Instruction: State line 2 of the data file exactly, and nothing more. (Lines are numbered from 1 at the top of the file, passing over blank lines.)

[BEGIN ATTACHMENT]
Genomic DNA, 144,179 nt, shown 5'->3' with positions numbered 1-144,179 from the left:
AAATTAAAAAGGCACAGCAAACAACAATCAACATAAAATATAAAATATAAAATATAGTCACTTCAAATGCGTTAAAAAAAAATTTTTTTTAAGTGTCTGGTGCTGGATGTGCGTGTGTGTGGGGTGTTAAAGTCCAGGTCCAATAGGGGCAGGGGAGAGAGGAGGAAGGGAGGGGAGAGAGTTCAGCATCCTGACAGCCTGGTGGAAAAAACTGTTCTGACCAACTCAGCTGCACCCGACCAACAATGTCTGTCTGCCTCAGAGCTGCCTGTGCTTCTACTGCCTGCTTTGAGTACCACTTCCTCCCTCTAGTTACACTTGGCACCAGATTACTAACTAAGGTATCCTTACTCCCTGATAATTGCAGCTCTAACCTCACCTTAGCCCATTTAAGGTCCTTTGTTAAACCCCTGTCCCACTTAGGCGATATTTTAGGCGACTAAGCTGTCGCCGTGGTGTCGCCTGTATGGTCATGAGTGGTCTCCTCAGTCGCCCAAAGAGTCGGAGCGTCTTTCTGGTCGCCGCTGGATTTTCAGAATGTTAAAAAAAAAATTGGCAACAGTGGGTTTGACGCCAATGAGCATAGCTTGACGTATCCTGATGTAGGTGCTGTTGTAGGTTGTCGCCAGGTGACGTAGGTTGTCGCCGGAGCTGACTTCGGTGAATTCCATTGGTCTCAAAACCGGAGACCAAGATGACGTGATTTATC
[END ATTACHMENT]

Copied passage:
AAATTAAAAAGGCACAGCAAACAACAATCAACATAAAATATAAAATATAAAATATAGTCACTTCAAATGCGTTAAAAAAAAATTTTTTTTAAGTGTCTGGTGCTGGATGTGCGTGTGTGTGGGGTGTTAAAGTCCAGGTCCAATAGGGGCAGGGGAGAGAGGAGGAAGGGAGGGGAGAGAGTTCAGCATCCTGACAGCCTGGTGGAAAAAACTGTTCTGACCAACTCAGCTGCACCCGACCAACAATGTCTGTCTGCCTCAGAGCTGCCTGTGCTTCTACTGCCTGCTTTGAGTACCACTTCCTCCCTCTAGTTACACTTGGCACCAGATTACTAACTAAGGTATCCTTACTCCCTGATAATTGCAGCTCTAACCTCACCTTAGCCCATTTAAGGTCCTTTGTTAAACCCCTGTCCCACTTAGGCGATATTTTAGGCGACTAAGCTGTCGCCGTGGTGTCGCCTGTATGGTCATGAGTGGTCTCCTCAGTCGCCCAAAGAGTCGGAGCGTCTTTCTGGTCGCCGCTGGATTTTCAGAATGTTAAAAAAAAAATTGGCAACAGTGGGTTTGACGCCAATGAGCATAGCTTGACGTATCCTGATGTAGGTGCTGTTGTAGGTTGTCGCCAGGTGACGTAGGTTGTCGCCGGAGCTGACTTCGGTGAATTCCATTGGTCTCAAAACCGGAGACCAAGATGACGTGATTTATC